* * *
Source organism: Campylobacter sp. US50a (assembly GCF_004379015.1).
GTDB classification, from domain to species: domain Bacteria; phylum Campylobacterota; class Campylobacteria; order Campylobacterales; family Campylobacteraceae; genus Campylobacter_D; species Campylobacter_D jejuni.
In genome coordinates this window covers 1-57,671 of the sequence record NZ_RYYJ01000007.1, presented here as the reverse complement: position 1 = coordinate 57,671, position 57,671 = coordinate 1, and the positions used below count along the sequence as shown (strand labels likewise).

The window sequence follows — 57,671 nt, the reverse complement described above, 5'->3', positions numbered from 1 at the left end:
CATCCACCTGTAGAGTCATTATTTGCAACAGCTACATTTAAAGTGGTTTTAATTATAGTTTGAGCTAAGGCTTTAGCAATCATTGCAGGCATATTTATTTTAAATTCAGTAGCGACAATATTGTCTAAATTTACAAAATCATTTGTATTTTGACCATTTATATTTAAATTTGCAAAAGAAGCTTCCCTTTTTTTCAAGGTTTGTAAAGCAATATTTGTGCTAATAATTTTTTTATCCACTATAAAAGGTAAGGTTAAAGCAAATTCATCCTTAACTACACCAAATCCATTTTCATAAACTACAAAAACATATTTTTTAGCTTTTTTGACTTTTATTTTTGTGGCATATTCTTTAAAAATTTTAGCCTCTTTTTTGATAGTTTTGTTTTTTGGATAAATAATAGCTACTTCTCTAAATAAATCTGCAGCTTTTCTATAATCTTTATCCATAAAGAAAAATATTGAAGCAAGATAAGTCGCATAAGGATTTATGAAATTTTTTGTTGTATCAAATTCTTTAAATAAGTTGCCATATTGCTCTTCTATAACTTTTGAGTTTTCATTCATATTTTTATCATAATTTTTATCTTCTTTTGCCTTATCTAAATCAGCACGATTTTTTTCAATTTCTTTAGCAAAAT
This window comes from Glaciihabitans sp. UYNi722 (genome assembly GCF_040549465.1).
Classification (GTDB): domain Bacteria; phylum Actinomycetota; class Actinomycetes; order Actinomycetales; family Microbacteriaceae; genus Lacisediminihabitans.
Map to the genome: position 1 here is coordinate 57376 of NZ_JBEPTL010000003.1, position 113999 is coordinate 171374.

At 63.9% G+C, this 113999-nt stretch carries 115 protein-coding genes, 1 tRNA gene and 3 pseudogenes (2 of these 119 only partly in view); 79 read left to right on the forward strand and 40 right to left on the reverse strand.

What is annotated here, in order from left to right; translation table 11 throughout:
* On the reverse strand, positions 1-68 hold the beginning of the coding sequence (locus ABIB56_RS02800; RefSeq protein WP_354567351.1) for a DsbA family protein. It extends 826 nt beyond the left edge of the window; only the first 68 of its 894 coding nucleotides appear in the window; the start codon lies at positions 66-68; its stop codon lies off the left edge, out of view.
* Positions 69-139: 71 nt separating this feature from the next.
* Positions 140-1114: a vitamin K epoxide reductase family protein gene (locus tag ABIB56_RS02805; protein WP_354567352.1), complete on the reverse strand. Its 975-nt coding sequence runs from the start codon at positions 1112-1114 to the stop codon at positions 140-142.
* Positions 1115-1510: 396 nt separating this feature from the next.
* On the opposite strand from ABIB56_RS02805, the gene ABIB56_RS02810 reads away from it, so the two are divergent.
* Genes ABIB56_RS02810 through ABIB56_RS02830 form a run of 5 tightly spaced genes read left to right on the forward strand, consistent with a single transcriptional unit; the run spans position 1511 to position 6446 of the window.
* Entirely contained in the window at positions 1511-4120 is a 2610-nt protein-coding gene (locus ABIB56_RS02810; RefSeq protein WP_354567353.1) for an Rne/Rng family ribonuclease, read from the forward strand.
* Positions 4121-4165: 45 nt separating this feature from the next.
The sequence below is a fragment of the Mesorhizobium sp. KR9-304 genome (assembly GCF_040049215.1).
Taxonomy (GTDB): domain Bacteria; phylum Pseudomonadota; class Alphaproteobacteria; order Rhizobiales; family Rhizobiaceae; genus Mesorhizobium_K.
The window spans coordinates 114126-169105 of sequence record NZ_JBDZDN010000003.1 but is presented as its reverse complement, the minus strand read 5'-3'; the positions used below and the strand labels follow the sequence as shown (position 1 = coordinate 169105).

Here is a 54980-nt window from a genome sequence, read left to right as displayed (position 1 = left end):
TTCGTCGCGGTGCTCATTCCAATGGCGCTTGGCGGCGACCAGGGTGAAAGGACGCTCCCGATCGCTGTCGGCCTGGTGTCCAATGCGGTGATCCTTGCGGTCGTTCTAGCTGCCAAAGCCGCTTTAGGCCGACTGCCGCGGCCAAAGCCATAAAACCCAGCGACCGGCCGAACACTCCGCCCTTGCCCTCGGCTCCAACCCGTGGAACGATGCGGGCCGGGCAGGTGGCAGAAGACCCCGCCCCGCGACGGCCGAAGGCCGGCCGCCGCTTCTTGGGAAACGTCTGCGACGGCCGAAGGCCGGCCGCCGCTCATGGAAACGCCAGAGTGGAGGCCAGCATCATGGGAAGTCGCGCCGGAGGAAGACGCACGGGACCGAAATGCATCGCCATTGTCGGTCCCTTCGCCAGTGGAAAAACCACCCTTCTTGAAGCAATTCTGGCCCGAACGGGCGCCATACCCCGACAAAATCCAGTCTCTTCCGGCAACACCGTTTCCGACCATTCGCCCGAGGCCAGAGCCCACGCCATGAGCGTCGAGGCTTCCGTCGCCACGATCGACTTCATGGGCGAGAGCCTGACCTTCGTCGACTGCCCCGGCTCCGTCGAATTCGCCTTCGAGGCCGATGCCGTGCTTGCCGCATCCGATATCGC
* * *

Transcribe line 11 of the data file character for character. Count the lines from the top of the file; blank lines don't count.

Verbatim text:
* On the reverse strand, positions 1-68 hold the beginning of the coding sequence (locus ABIB56_RS02800; RefSeq protein WP_354567351.1) for a DsbA family protein. It extends 826 nt beyond the left edge of the window; only the first 68 of its 894 coding nucleotides appear in the window; the start codon lies at positions 66-68; its stop codon lies off the left edge, out of view.